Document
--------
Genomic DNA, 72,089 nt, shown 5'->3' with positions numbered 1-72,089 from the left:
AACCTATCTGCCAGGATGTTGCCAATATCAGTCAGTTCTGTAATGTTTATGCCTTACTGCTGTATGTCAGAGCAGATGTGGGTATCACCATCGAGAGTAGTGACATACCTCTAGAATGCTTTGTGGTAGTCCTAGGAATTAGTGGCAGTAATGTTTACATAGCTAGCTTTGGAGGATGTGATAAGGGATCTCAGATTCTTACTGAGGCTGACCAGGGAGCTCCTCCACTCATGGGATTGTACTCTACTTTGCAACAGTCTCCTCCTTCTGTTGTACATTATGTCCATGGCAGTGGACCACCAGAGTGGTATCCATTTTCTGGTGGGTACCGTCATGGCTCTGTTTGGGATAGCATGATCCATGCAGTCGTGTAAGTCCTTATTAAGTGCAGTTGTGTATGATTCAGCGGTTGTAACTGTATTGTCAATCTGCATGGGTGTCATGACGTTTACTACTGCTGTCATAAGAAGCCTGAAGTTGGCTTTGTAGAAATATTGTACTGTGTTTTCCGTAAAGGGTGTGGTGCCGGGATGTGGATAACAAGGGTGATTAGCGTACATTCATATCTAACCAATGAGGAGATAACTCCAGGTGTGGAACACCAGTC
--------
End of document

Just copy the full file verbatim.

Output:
Genomic DNA, 72,089 nt, shown 5'->3' with positions numbered 1-72,089 from the left:
AACCTATCTGCCAGGATGTTGCCAATATCAGTCAGTTCTGTAATGTTTATGCCTTACTGCTGTATGTCAGAGCAGATGTGGGTATCACCATCGAGAGTAGTGACATACCTCTAGAATGCTTTGTGGTAGTCCTAGGAATTAGTGGCAGTAATGTTTACATAGCTAGCTTTGGAGGATGTGATAAGGGATCTCAGATTCTTACTGAGGCTGACCAGGGAGCTCCTCCACTCATGGGATTGTACTCTACTTTGCAACAGTCTCCTCCTTCTGTTGTACATTATGTCCATGGCAGTGGACCACCAGAGTGGTATCCATTTTCTGGTGGGTACCGTCATGGCTCTGTTTGGGATAGCATGATCCATGCAGTCGTGTAAGTCCTTATTAAGTGCAGTTGTGTATGATTCAGCGGTTGTAACTGTATTGTCAATCTGCATGGGTGTCATGACGTTTACTACTGCTGTCATAAGAAGCCTGAAGTTGGCTTTGTAGAAATATTGTACTGTGTTTTCCGTAAAGGGTGTGGTGCCGGGATGTGGATAACAAGGGTGATTAGCGTACATTCATATCTAACCAATGAGGAGATAACTCCAGGTGTGGAACACCAGTC